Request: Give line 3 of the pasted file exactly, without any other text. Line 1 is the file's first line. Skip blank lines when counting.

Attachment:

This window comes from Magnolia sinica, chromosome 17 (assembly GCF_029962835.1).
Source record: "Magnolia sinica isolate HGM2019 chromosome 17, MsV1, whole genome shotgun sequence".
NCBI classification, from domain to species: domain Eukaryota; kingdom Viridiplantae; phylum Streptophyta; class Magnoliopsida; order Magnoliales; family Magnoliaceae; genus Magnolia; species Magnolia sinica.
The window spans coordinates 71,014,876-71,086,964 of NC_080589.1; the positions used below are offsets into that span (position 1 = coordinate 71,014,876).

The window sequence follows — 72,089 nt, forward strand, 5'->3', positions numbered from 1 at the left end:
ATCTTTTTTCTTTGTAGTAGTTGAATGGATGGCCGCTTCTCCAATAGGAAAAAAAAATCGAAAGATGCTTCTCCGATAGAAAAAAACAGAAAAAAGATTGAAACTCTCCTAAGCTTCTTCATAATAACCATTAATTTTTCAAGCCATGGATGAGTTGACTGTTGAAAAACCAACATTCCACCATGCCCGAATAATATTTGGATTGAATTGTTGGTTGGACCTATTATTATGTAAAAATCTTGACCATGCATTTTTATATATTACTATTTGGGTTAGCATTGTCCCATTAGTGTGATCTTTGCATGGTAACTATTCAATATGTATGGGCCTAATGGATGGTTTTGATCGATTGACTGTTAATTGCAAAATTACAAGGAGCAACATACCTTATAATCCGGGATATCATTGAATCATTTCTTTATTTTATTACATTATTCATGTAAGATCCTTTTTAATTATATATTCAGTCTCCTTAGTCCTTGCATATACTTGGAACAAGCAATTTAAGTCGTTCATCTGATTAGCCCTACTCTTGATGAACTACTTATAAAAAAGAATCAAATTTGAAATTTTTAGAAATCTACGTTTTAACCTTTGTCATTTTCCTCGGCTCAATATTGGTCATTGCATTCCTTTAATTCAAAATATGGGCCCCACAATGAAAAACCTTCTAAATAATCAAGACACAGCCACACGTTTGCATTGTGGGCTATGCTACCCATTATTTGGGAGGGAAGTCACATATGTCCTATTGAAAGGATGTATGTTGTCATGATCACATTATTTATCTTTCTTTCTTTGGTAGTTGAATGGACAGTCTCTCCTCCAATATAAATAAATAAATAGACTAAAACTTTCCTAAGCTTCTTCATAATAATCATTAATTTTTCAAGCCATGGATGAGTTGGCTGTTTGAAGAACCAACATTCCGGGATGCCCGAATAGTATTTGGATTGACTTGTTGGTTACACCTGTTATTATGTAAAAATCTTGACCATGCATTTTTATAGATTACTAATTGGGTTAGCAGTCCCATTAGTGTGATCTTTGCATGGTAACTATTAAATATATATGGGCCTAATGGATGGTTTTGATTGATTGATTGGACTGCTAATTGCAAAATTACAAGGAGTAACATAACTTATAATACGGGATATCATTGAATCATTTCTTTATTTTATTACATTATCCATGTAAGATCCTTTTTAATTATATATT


NCBI classification, from domain to species: domain Eukaryota; kingdom Viridiplantae; phylum Streptophyta; class Magnoliopsida; order Magnoliales; family Magnoliaceae; genus Magnolia; species Magnolia sinica.